Police arrested 24 protesters for trespassing at a Citibank branch, a New York Police Department spokesman said.
Citibank has always been a bit of a fumbling behemoth, barely – with bailout assistance from U.S. tax payers – scraping through the global financial crisis in tact, it now face an entirely new wave of trouble. Days after Citibank CEO Vikram Pandit talked about his sympathies with Occupy Wall Street and his willingness to engage with protesters. A Citibank branch in New York has locked the doors of their branch and arrested a group of Citibank account holders who wished to to close their accounts. It’s clear that Citibank are terrified that a few accounts closing will escalate to a run on the bank. “It would only take a small percentage of account holders to prove that Citibank is an economic hologram and like much of the financial sector, is desperately hiding how weak it is. The 99% are waking up and realise they’ve been duped, fleeced,conned and bullied for far too long” said Jeremy Bloom. “NOT even in the dark dark days of the 1930s great depression – when there was actual panic – did we see anything this stupid” Here’s how it went down at the Citibank branch at 555 La Guardia Place in New York. The demonstrators – all Citibank customers – were asked to leave, and when they tried to comply Citibank’s security locked them in and wouldn’t let them leave! 24 were arrested. Clearly nothing is ever this simple!?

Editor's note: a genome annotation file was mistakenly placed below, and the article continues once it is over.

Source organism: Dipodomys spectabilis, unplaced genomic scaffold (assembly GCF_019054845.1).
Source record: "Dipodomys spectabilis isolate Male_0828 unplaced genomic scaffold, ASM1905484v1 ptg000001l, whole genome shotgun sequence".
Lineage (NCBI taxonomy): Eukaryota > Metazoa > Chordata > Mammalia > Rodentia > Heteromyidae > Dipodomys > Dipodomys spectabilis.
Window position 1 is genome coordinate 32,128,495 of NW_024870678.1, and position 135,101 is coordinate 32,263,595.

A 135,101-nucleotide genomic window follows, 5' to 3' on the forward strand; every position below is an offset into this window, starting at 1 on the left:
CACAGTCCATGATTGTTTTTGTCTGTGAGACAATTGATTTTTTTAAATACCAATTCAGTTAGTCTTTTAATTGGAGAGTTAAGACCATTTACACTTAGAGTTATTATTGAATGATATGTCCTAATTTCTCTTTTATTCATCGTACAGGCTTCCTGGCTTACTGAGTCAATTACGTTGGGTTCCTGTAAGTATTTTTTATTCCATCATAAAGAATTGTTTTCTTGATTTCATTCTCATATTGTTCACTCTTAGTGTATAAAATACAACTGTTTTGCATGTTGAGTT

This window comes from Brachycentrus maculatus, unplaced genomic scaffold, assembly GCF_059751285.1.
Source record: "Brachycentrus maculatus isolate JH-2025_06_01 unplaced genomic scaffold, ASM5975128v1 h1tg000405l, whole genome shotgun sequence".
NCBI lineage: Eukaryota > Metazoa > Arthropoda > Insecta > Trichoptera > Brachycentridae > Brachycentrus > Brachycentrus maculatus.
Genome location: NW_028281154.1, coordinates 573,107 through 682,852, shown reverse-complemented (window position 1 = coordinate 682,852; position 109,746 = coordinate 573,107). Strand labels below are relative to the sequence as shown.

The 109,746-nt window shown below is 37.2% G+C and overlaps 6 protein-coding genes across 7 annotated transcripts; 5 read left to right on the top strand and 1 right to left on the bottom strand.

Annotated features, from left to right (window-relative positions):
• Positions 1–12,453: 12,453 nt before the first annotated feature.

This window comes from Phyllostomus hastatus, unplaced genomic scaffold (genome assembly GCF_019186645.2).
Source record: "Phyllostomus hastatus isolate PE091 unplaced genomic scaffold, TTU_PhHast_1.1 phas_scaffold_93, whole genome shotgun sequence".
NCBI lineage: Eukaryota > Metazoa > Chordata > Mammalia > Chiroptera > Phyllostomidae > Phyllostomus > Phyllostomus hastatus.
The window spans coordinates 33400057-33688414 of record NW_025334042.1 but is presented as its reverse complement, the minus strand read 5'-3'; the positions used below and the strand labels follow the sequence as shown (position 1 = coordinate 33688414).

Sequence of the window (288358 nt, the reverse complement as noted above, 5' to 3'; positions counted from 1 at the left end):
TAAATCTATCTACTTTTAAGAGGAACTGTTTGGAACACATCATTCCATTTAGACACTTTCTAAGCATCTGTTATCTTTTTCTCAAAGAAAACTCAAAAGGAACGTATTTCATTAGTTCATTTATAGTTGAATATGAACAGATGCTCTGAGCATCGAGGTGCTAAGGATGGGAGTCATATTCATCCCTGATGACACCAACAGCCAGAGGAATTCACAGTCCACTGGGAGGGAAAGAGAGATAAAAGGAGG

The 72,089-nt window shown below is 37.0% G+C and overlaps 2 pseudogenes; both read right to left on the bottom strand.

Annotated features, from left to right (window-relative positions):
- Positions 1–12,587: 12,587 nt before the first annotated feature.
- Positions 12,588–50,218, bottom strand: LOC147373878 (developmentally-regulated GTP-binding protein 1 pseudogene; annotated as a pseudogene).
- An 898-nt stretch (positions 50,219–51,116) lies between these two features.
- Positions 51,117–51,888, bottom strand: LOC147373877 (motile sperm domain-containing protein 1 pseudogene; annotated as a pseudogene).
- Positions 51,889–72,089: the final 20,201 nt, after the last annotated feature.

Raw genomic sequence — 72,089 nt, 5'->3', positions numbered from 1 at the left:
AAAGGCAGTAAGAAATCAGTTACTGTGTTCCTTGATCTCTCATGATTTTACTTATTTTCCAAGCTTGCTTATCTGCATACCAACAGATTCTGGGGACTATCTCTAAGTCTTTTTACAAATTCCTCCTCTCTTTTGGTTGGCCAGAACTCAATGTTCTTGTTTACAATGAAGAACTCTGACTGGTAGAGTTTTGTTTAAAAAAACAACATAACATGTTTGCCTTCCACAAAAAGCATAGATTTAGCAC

It’s uncertain if this incident was an Occupy Wall Street stunt, or just pure stupidity on Citibanks behalf, is now irrelevant. This story has gone viral and Citibank isn’t ever going to be the good-guy. As the rest of the galaxy wakes to the thought of passive protest, the Occupy Wall Street movement has seen a resurgence of Eric Cantona’s call for people to withdraw their money from the banks In an effort to send a message to big banks, some organizers, who are supported by the protestors of the Occupy Wall Street movement, have organized an event to remove all funds from banks and into credit unions.